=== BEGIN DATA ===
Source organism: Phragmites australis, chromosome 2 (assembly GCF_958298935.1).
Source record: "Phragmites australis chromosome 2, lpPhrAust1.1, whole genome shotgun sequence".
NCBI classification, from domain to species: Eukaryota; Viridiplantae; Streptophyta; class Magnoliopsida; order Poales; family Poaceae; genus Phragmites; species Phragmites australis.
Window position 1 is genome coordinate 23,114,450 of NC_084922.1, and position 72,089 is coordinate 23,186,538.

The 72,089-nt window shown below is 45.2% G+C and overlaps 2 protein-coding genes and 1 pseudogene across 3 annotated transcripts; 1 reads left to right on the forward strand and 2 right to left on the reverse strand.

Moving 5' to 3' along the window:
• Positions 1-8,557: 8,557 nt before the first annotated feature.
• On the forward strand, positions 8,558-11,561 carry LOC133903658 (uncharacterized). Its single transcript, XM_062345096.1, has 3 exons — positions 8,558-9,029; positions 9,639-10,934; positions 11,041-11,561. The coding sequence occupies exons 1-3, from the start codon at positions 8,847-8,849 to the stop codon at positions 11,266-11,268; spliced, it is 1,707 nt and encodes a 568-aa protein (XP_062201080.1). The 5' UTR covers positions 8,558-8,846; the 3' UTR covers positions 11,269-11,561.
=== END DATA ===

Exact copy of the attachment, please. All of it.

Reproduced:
Source organism: Phragmites australis, chromosome 2 (assembly GCF_958298935.1).
Source record: "Phragmites australis chromosome 2, lpPhrAust1.1, whole genome shotgun sequence".
NCBI classification, from domain to species: Eukaryota; Viridiplantae; Streptophyta; class Magnoliopsida; order Poales; family Poaceae; genus Phragmites; species Phragmites australis.
Window position 1 is genome coordinate 23,114,450 of NC_084922.1, and position 72,089 is coordinate 23,186,538.

The 72,089-nt window shown below is 45.2% G+C and overlaps 2 protein-coding genes and 1 pseudogene across 3 annotated transcripts; 1 reads left to right on the forward strand and 2 right to left on the reverse strand.

Moving 5' to 3' along the window:
• Positions 1-8,557: 8,557 nt before the first annotated feature.
• On the forward strand, positions 8,558-11,561 carry LOC133903658 (uncharacterized). Its single transcript, XM_062345096.1, has 3 exons — positions 8,558-9,029; positions 9,639-10,934; positions 11,041-11,561. The coding sequence occupies exons 1-3, from the start codon at positions 8,847-8,849 to the stop codon at positions 11,266-11,268; spliced, it is 1,707 nt and encodes a 568-aa protein (XP_062201080.1). The 5' UTR covers positions 8,558-8,846; the 3' UTR covers positions 11,269-11,561.